Four cDNA libraries, corresponding to the control and treatment groups, were sequenced using Illumina GAIIx technology. One lane per library was used to generate an RNA-seq dataset of four 80-nucleotide paired-end short sequence reads. The samples for this analysis were collected at day 12, which was the last sampling occasion prior to the appearance of symptoms of bleaching or bacterial infection in the thermal stress and virulent treatments, respectively.

The total RNA from the 3 coral nubbins of each of the control and treatment groups was extracted using TRIzol reagent (Invitrogen), as previously described [40]. The cDNA libraries were then constructed following an established protocol [41]. Briefly, to obtain high quality mRNA, two cycles of oligo (dT) purification were performed using the Ambion Poly(A) Purification kit (Ambion). For the second round of purification, the mRNA purified in the first round was used in excess (4 µg mRNA per library). Subsequently, first strand cDNA synthesis was performed by combining 1 µg of the purified mRNA, 300 µg of random hexamer primers and the superscript III reverse transcription kit (Invitrogen) reagent. The excess of random primers enabled generation of first strand cDNA with an average length of 400 bp, and maximized coverage at the 5′ and 3′ ends of the mRNA. The second strand synthesis was performed using a combination of RNase H enzyme and DNA polymerase I (New England Biolabs). The resulting cDNA was purified using the QIAquick PCR purification kit (Qiagen). The amount and quality of nucleic acid obtained using this protocol was determined using a bioanalyzer and a nanodrop apparatus. The purified cDNA (1 µg) was used to generate each of the paired-end Illumina sequencing libraries. The libraries were prepared using Illumina adapter and PCR primers, according to previously published protocols [42], [43]. Libraries with an average insert size of 400–500 bp were isolated, and the concentration was adjusted to 10 nM. The samples (7 pM per sample) were loaded into separate channels of an Illumina GAIIx sequencer. The sequencing was performed at the Oregon State University Center for Genome Research and Biocomputing. The raw data (untreated reads) for all treatments are publicly available ( study accession number SRP029998).

Differential gene expression analysis

To assess changes in gene expression induced by the various treatments, reads from each library were mapped against a previously assembled reference transcriptome [44]. This transcriptome was assembled de novo from 80-nucleotide paired-end short sequence reads based on 6 lanes of Illumina sequencing, and contained 72,890 contigs. Among these contigs, 27.7% and 69.8% were predicted to belong to the symbiont and the host transcriptomes, respectively. Each sequencing lane contained cDNA prepared from coral nubbins of the same genotype. The sequencing lanes were loaded with cDNA from corals exposed to: 1) thermal stress (lane 1); 2) V. coralliilyticus in a non-virulent state (lane 2); 3) V. coralliilyticus in a virulent state (lane 3); 4) a constant temperature of 25°C (lane 4); 5) a pH of 7.4 for 3 weeks (lane 5); and 6) a pH of 8.1 for 3 weeks. This reference transcriptome is accessible at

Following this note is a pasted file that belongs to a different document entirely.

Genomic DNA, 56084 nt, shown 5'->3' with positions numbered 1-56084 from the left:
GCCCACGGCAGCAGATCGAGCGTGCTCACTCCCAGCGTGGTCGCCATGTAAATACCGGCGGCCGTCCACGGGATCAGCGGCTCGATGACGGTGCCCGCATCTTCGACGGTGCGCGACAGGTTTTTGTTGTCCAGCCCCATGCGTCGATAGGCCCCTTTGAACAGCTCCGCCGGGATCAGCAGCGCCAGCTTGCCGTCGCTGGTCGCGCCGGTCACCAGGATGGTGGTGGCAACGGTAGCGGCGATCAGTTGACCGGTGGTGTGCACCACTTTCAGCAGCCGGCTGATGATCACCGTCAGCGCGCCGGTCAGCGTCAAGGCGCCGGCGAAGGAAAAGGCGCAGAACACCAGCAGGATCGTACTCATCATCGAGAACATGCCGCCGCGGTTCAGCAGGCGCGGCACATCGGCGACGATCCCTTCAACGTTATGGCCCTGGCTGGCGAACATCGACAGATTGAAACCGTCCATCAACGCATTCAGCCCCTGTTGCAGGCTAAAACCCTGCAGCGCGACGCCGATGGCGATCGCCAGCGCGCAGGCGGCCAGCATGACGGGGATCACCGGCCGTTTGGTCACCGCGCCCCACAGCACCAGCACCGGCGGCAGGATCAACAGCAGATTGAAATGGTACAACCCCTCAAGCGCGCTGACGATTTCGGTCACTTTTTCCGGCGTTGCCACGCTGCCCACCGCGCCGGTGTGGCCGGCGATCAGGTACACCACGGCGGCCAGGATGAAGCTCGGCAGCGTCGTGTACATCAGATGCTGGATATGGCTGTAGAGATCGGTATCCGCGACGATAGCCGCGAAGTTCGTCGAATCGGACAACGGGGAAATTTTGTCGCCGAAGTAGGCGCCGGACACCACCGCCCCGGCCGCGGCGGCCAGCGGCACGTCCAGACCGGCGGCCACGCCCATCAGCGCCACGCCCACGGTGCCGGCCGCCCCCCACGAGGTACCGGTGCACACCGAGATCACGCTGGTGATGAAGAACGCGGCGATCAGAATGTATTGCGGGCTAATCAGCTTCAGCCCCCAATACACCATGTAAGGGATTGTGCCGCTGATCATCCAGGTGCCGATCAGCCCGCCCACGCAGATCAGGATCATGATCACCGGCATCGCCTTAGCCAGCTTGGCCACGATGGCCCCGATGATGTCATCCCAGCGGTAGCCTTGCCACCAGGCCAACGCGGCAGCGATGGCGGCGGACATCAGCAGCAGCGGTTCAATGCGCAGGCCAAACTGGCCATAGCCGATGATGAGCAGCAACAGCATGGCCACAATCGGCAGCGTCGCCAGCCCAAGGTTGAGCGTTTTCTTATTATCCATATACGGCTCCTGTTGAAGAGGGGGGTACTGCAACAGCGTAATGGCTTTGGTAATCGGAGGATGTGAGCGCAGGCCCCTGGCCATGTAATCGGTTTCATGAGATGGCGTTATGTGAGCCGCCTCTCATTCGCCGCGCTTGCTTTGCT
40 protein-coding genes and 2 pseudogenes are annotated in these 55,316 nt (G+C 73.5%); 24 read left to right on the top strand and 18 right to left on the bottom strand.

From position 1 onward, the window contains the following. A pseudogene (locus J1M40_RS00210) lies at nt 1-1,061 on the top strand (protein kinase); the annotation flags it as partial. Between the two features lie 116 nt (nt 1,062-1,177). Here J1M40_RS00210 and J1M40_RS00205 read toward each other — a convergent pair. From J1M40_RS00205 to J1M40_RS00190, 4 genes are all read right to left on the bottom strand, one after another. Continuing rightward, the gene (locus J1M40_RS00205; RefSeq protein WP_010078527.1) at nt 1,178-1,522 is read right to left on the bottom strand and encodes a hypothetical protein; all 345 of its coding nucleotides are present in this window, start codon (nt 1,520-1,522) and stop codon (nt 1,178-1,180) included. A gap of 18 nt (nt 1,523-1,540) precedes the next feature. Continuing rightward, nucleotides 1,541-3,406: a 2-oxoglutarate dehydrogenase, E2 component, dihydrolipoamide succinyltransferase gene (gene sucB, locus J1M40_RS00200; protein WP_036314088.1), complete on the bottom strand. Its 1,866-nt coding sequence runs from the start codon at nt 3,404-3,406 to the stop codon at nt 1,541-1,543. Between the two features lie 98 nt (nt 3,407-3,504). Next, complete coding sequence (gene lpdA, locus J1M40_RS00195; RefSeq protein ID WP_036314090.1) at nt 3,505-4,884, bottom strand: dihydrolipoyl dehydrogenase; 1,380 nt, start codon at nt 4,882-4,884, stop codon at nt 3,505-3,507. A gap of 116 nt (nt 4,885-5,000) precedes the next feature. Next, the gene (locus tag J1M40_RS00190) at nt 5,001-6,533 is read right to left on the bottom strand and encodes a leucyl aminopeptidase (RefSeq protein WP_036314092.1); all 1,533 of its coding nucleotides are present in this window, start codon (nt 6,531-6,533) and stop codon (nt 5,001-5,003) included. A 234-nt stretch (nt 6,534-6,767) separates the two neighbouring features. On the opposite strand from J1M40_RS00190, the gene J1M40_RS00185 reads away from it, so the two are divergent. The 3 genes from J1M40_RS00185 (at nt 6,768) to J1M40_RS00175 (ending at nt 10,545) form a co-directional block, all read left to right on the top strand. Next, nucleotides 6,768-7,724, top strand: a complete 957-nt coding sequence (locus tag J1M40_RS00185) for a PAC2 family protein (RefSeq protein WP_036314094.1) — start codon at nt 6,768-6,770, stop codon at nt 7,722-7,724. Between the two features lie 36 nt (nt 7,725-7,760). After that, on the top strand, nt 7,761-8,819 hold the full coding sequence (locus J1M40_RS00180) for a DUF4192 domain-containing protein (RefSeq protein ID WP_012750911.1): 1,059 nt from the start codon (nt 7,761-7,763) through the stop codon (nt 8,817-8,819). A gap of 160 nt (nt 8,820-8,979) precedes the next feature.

The mapping was conducted using Burrows-Wheeler Aligner (BWA), using the default options: aln -n = 0.04; aln -o = 1; aln -e = -1; aln -d = 16; aln -i = 5; aln -l = -1; aln -k = 2; aln -M = 3; aln -O = 11; aln -E = 4 [45]. As RNA-seq data are a function of both the molar concentration and the transcript length, the results of the mapping step were corrected and expressed as reads per kilobase per million mapped reads (RPKM; [46]). To identify significantly different gene expressions among the control and treatment groups, the MARS method (MA plot-based methods using a random sampling model) of the R package in DEGseq was used [47].


Quantitative real-time PCR (q-RT-PCR) was used to validate the expression profiles obtained from the MARS DEGseq analysis of the RNA-seq data. It was also used to measure expression levels of selected candidate genes during the non-virulent, thermal stress and virulent treatments. Total RNA was extracted and treated with DNase, and the poly(A) RNA was purified as described above. Approximately 50 ng of purified poly(A) RNA was reverse transcribed with hexamer random primers using ReverTAid H Minus Reverse Transcriptase (Fermentas). The q-RT-PCR experiments were performed using cDNA obtained from three coral nubbins per control and treatment group, as described previously [33]. For each candidate gene the level of transcription was normalized using the mean geometric transcription rate of three reference sequences encoding ribosomal protein genes from P. damicornis (60S ribosomal protein L22, GenBank accession number HO112261; 60S ribosomal protein L40A, accession number HO112283; and 60S acidic ribosomal phosphoprotein P0, accession number HO112666). The stable expression status of these three genes during biotic and abiotic stress has been demonstrated previously [33].

Statistical analysis

Differences in gene expression data obtained using the RNA-seq analyses were analyzed for statistical significance using the MARS method, as described above [47]. Differences in transcript levels among experimental groups were considered statistically significant at p<0.0001. The statistical analyses used to identify biological processes (Gene Ontology term) that were significantly up- or down-regulated [48] were performed using Blast2GO software (version 2.6.4). Increases in processes were considered statistically significant at p<0.05. The hierarchical clustering of q-RT-PCR data was performed using Multiple Array Viewer software (version 4.8.1), with average linkage clustering using the Pearson correlation as a default distance metric. The normality of the RPKM distribution was assessed using the Kolmogorov-Smirnov test. As the data were not normally distributed, we used non-parametric statistical procedures. The Mann-Whitney U-test was used to compare the expression level between the core set of up-regulated genes and the core set of down-regulated genes. These statistical analyses were conducted using SPSS 10.0 (Kolmogorov-Smirnov and Mann-Whitney), and were considered statistically significant at p<0.05.